Some of the very best fantasy writing often defies, to some extent, the label “fantasy”. Whether through the depth and realism of the world or the subtlety of the more fantastic elements, the piece leaves you wondering exactly how to classify it. This is the problem I am coming up against with reviewing Raam Reddy’s It’s Raining in Maya .
‘Maya’, as the blurb will tell you, refers to a ‘fictional Indian town’ where ‘it is easier to get lost than any other place in the world’ – one of Reddy’s light touches of the fantastic that never directly contravene reality but make it seem as though anything is possible. This distinction between perception and truth is created in part because of the symbolism of the tale. It’s Raining describes a town’s transformation from a quintessential peaceful, rural hamlet into an increasingly industrialized and disillusioned social sphere. However, rather than attempting to squeeze this complex metamorphosis into the book’s concise one hundred and sixty pages, Reddy takes us on a much more emotionally involving journey by describing the intellectual development of a young girl – Aditi – and using her increasing awareness to explore the town’s changes. In a way, Aditi is our avatar as we progress through the story, she has spent all her life in Maya yet, being still a young child, the majority of what she knows of the place has been second hand, given in descriptions and history by those who know Maya well, just as we have only been told about the place rather than shown.
The beauty of the tale is that as Aditi forms her own evaluations of her surroundings, we too start to develop a feeling for Maya– together with Aditi, we discover the subtle differences between long-ingrained assumptions about the town and its present reality. Admittedly there are times where we draw inferences that Aditi is too young to understand, this is where we begin to encounter one of Reddy’s staples – dramatic irony. By exposing us to Aditi’s innocent thoughts, he alludes to darker events and more harrowing troubles than she can comprehend. In this way, he gives memories such as the younger brother who was born ‘asleep’ the impact that they deserve without resorting to maudlin speeches or shoehorned lectures.
As well as Aditi, Reddy introduces us to other members of Maya’s populace. He describes Aditi’s mother and father who are trying to build a life based on his feeble earnings at the paint mixers and her father’s boss- a dark figure with a bloody past that creates some of the best suspense of the tale. We are also acquainted with an old woman who has taken in an orphan wise beyond her years and a madman who only wants to protect the great trees surrounding the town. Finally, we are occasionally treated to scenes with two old men, only labelled one and two, who almost take up Shakespearean roles of uninvolved commentators and chat aimlessly about philosophy, life and Maya’s history – giving some of the most suggestive glimpses into the Mayan attitude. One thing that almost every character in Reddy’s Maya has in common is their wish to escape, to leave the place that no-one leaves. Here too, the writer deftly intermingles the suggestion that some mystic force is holding the citizens in place with the possibility that they are simply immobilized by small-town fear.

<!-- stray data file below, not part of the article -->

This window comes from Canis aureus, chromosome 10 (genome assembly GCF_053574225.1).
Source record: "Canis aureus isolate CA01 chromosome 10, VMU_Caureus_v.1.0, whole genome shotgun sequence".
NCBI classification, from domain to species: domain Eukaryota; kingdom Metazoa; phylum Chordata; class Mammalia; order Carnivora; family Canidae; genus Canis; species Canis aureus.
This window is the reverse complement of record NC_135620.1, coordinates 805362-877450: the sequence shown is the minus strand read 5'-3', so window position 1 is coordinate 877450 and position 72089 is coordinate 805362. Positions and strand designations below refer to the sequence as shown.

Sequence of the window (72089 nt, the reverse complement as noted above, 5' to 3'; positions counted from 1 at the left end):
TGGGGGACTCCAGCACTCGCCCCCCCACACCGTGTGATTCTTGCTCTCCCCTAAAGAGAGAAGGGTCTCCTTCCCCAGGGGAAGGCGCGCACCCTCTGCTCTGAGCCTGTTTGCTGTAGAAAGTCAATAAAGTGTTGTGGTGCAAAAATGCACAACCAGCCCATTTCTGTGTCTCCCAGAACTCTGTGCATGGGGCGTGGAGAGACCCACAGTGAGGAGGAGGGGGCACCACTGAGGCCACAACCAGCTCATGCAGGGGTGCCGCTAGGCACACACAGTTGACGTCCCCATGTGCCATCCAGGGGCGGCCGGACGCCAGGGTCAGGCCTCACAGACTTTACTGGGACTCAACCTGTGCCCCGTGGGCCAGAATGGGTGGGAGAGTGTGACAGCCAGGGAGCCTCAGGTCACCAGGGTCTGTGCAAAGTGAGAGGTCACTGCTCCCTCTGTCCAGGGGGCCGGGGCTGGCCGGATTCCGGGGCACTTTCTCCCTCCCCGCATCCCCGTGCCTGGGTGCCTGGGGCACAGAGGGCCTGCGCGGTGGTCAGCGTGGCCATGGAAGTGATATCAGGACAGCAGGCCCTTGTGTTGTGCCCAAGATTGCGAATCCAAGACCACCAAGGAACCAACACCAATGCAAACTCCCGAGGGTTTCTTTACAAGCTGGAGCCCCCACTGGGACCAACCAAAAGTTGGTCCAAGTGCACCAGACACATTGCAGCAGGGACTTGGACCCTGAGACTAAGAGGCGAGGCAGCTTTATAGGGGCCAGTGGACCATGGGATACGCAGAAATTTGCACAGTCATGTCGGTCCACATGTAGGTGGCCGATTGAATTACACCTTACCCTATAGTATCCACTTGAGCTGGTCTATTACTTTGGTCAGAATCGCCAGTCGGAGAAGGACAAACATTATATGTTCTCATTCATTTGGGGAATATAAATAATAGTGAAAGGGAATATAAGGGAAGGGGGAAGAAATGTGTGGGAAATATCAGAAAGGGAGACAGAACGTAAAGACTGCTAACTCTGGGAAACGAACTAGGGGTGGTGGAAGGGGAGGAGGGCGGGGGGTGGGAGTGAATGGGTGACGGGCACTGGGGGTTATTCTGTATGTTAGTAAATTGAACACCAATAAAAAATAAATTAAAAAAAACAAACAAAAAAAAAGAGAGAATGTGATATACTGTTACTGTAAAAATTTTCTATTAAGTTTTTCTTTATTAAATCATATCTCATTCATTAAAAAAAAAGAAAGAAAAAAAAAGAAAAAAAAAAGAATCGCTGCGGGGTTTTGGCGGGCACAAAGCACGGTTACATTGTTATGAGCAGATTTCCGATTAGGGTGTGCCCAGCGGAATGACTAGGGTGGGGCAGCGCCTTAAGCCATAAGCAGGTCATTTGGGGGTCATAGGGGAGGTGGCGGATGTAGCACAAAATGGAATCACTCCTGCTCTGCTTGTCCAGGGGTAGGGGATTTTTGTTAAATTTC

As the tale goes on, built carefully out of individual and poetically constructed microstories that could each feasibly stand alone, tension builds with the characters’ struggles for freedom and survival becoming increasingly urgent. Suspense grows in a subtle yet inexorable manner, peaking at a thrilling pivotal moment near the end which promises either escape and salvation or blood, destruction and death. All the while, Aditi watches from the sidelines, despairing in an uncomprehending kind of way over the devastation of her most treasured connections to nature and the, not unrelated, loss of her blissful ignorance (symbolized by her inability to draw the simplistically carefree pictures she had produced at the start of the book). Fortunately, Reddy hits exactly the right tone to make this book a deep yet entertaining read – avoiding the blunt, clumsy and depressing train-crash writing that some might have resorted to in the attempt to communicate his message.
It’s Raining in Maya is a skillful and honest metaphorical insight into the changes in some of India’s smaller towns – expertly creating the feeling of isolation and entrapment that can be widespread in these settlements. It also describes, in a startlingly convincing manner, a young girl’s battle to maintain her spirituality in the light of her growing awareness of the world.
Join us at PageTurners on Sunday at 5.30pm for a presentation of the book, a reading, and the opportunity to meet Raam Reddy himself.